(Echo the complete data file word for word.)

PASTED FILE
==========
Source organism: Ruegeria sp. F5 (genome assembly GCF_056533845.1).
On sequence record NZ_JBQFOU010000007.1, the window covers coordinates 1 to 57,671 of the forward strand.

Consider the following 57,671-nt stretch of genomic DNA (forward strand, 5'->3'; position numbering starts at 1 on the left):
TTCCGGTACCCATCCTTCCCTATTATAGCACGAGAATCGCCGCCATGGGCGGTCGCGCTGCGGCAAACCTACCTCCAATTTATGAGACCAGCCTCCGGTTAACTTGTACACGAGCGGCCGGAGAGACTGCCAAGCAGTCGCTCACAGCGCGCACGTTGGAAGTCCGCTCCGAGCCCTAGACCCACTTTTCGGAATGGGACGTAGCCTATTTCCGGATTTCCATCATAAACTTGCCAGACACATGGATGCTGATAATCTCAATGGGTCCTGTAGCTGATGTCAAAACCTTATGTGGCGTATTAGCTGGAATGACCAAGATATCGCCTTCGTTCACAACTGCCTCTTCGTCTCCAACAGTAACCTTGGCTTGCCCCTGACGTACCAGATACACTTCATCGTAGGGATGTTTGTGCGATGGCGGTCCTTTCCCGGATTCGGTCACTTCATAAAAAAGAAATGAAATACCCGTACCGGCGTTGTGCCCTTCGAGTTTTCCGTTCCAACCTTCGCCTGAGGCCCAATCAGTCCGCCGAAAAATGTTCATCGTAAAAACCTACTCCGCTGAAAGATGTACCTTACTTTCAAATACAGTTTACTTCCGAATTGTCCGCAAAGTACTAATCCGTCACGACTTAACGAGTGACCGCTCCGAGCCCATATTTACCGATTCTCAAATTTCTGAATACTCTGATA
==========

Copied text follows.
Source organism: Ruegeria sp. F5 (genome assembly GCF_056533845.1).
On sequence record NZ_JBQFOU010000007.1, the window covers coordinates 1 to 57,671 of the forward strand.

Consider the following 57,671-nt stretch of genomic DNA (forward strand, 5'->3'; position numbering starts at 1 on the left):
TTCCGGTACCCATCCTTCCCTATTATAGCACGAGAATCGCCGCCATGGGCGGTCGCGCTGCGGCAAACCTACCTCCAATTTATGAGACCAGCCTCCGGTTAACTTGTACACGAGCGGCCGGAGAGACTGCCAAGCAGTCGCTCACAGCGCGCACGTTGGAAGTCCGCTCCGAGCCCTAGACCCACTTTTCGGAATGGGACGTAGCCTATTTCCGGATTTCCATCATAAACTTGCCAGACACATGGATGCTGATAATCTCAATGGGTCCTGTAGCTGATGTCAAAACCTTATGTGGCGTATTAGCTGGAATGACCAAGATATCGCCTTCGTTCACAACTGCCTCTTCGTCTCCAACAGTAACCTTGGCTTGCCCCTGACGTACCAGATACACTTCATCGTAGGGATGTTTGTGCGATGGCGGTCCTTTCCCGGATTCGGTCACTTCATAAAAAAGAAATGAAATACCCGTACCGGCGTTGTGCCCTTCGAGTTTTCCGTTCCAACCTTCGCCTGAGGCCCAATCAGTCCGCCGAAAAATGTTCATCGTAAAAACCTACTCCGCTGAAAGATGTACCTTACTTTCAAATACAGTTTACTTCCGAATTGTCCGCAAAGTACTAATCCGTCACGACTTAACGAGTGACCGCTCCGAGCCCATATTTACCGATTCTCAAATTTCTGAATACTCTGATA